5. Hi Maura,

    Great post and thanks for letting us know your background a bit more! As a new blogger and young entrepreneur here in Vancouver, I can attest to how difficult it is to balance authentic communication with technical savvy but I thought you did a wonderful job!

    After speaking with hundreds of student entrepreneurs from the different campuses in Vancouver during the last month, I've found three common responses when I mention Bootup Labs:

    1) "What's bootup?" (by far the most common)
    2) "Oh yeah, I've heard of them… what do they do again?" (runner up)
    3) "Yeah, I know bootup. But, don't they need you to have everything in order before talking to them?" Or "Don't you have to have a company already?" (this is usually followed by comments about Boris, haha)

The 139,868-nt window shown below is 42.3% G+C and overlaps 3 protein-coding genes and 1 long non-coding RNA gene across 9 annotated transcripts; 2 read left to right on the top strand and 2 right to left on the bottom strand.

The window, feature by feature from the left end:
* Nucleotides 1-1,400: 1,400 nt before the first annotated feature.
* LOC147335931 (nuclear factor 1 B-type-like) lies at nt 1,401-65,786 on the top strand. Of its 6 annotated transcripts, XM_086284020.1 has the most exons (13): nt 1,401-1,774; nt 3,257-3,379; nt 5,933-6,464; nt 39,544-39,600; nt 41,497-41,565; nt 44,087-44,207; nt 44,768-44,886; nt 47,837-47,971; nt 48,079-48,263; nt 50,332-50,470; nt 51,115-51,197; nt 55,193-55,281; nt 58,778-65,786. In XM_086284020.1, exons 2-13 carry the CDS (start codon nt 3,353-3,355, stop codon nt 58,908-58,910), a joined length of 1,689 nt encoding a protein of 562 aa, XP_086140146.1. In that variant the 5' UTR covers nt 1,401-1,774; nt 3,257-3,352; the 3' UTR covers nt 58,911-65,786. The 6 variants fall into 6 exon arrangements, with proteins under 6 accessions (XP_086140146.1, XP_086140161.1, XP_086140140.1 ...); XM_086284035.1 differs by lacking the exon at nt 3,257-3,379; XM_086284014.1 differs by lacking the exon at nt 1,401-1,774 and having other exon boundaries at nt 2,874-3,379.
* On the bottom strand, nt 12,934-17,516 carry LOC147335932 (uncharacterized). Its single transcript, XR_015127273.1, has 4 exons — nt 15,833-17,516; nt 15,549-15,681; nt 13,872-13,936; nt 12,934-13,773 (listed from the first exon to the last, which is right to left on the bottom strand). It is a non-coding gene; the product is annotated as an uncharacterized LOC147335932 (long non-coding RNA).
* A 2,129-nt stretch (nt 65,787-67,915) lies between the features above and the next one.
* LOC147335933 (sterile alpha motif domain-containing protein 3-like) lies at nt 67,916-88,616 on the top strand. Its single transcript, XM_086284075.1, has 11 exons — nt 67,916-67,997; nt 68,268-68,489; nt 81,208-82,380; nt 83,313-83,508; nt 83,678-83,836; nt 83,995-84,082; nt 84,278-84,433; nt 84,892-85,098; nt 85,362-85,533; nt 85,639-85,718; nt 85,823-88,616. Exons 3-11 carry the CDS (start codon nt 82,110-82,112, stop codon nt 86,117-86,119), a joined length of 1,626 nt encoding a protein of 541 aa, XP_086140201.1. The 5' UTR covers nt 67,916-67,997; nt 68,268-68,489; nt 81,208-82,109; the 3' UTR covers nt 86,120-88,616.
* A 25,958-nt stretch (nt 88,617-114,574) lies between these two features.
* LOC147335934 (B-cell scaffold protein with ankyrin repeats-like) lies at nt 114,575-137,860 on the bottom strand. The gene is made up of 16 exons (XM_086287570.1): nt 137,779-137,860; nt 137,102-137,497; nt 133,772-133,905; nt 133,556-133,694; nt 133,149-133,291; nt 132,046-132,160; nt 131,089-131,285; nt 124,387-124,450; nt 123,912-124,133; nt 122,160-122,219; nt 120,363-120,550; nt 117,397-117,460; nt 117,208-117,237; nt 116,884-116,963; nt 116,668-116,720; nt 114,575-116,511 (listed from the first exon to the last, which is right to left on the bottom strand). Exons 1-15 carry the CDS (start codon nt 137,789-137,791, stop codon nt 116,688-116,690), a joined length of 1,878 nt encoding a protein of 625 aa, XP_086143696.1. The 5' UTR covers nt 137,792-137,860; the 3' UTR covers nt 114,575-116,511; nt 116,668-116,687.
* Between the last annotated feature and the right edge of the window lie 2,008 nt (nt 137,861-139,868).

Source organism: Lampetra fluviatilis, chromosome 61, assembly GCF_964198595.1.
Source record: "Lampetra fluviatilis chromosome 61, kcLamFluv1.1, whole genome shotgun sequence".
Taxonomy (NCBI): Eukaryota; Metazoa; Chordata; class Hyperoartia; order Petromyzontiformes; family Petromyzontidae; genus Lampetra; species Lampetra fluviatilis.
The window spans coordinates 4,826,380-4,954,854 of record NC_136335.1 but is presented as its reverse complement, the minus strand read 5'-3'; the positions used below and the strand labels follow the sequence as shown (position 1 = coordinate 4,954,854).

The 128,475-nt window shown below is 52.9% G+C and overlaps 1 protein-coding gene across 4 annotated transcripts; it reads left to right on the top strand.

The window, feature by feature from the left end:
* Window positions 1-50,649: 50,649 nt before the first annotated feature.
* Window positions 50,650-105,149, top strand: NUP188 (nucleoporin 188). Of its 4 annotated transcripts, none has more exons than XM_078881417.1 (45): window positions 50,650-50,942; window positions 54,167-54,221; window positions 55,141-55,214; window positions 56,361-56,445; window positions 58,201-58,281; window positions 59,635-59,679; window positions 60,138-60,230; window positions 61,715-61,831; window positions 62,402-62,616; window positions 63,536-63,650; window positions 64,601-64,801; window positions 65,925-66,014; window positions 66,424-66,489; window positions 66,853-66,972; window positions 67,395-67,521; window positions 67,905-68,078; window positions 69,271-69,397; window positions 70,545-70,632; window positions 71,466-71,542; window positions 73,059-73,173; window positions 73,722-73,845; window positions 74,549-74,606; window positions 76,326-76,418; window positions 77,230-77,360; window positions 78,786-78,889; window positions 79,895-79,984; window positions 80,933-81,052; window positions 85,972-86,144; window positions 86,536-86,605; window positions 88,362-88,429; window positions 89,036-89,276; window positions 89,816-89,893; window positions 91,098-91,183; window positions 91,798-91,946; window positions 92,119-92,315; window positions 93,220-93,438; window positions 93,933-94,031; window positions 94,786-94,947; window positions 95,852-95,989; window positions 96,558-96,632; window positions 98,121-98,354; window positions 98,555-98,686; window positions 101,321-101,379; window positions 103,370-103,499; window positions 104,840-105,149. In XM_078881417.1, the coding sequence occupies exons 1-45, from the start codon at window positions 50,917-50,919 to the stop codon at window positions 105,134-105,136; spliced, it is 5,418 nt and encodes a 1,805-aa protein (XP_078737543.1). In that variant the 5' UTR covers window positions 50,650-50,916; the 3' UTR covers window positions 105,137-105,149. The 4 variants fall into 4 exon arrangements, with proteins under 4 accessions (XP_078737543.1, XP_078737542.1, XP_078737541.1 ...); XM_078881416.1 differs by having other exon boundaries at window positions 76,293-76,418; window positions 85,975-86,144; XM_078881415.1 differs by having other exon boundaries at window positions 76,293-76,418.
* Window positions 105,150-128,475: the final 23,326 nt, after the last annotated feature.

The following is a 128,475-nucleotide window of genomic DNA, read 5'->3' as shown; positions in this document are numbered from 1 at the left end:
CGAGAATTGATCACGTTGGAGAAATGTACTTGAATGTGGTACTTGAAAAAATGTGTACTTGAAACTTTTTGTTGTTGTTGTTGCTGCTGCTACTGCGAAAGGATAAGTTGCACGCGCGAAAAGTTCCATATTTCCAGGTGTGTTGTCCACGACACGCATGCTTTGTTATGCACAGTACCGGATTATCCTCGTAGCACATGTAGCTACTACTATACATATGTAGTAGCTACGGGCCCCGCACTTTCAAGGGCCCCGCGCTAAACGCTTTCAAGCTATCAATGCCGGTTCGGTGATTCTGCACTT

Interestingly, the common theme seems to be an awareness problem. A quick solution I'd see is:

    A model where you can find passionate "campus representatives" who can help to promote these events. The best place is the entrepreneurship clubs who already have passionate entrepreneurs who can get their friends out.

    But basically, I think if students came out and realized how great a job Bootup's doing and the great companies they're helping accelerate, they'd want to be much more involved!

    I'm looking forward to chatting with you later today!

    Jon Chui